The last time I was at Auburn’s Jule Collins Smith Museum of Fine Art was just before their summer ’17 renovation, when Jiha Moon’s “Double Welcome, Most Everyone’s Mad Here” exhibit was on.
What I’m really so excited about is the JCS’ new exhibit, ‘Creative Cadences: Works by Roger and Greg Brown’ (open now, through November 3 of this year). Excerpts from the press release:
…The Brown brothers, who were raised near Auburn in neighboring Opelika in the 1940s and 50s, both showed significant creativity at an early age…
Roger Brown moved from Alabama after high school and attended The School of the Art Institute of Chicago (SAIC), where his career as a serious artist intensified. By the time of his death in 1997, Roger Brown had risen to international prominence as one of the leading artists to emerge from the Chicago Imagist school of the late 1960s.
..(his) images and sculptural objects included in “Creative Cadences” reveal the influences of folk art, pop culture, Early Renaissance painting and his Southern roots.
…Several of the pieces in this exhibition are informed by aspects of Alabama life and culture that Roger drew inspiration from,” said Cynthia B. Malinick, director and chief curator of the Jule Collins Smith Museum of Fine Art. “The 1990 oil on canvas portrait of Hank Williams is a fairly clear example.”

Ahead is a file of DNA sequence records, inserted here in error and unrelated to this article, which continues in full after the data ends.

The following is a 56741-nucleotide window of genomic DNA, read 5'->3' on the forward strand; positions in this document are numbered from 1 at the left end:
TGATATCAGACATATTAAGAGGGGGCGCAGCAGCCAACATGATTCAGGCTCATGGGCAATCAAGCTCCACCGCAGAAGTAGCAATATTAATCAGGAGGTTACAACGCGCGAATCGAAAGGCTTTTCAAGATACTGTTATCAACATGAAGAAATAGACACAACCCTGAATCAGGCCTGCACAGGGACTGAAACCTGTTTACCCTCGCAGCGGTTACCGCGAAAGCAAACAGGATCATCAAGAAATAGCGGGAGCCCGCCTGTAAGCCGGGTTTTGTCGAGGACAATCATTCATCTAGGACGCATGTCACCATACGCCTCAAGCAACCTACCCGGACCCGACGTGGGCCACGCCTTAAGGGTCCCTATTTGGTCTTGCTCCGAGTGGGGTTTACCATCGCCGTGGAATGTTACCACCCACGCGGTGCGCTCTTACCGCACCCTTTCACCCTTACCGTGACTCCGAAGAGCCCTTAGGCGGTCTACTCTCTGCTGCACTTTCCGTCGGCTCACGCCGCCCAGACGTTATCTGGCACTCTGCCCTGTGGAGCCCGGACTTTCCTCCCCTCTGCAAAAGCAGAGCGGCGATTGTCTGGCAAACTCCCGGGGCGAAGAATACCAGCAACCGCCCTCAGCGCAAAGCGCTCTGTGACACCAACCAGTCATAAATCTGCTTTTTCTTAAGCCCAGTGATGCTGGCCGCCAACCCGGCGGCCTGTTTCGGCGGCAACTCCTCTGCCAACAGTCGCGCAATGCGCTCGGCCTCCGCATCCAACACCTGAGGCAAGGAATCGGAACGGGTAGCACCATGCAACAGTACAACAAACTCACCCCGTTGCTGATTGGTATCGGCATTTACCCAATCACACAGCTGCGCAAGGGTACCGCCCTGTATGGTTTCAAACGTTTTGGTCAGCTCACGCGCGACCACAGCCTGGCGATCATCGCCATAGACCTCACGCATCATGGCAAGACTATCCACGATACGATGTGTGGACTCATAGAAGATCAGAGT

Along with a diverse sampling from Roger Brown’s oeuvre, more than 30 of Greg Brown’s charcoal and pastel drawings, linocut prints and a series of papier-mâché sculptures will be featured in the exhibition. An Auburn University alumnus, Greg Brown is a working artist and published author currently the midst of a second book on his family genealogy. Unlike the 2007 folk art exhibition at the museum that exhibited only Roger Brown’s artwork, this year’s show places him in the spotlight alongside his much-lauded sibling.
…Regarding the influence of Southern roots in their work, Greg Brown believes Alabama was fertile soil for nurturing the artistic growth of both Roger and himself. “There is a richness in the South that benefits an artist,” Greg Brown said. “The climate, the beauty and the relaxed, free, laid-back lifestyle—it fills you full of poetry.”
I know the Ogden has at least one of Roger’s works in its collection (one being ‘The Seven Lost Plagues’ and I really think I’ve seen his ‘Kissin Cousins’ there too), but quickly, I was able to find two other examples of his art from visits I’ve made to other museums:
Roger Brown’s Chicago storefront home/studio/museum and his works therein are managed by the School of the Art Institute, and it can still be visited. Here, a video of Roger doing a walk-through of his staggering collection in 1995:
Great Chicago Reader article.
Galleries with Roger Brown pieces available.
Wondering: what is the visitation policy/status of the Roger Brown Memorial Rock House Museum in Beulah, Alabama.
The study collection on FB.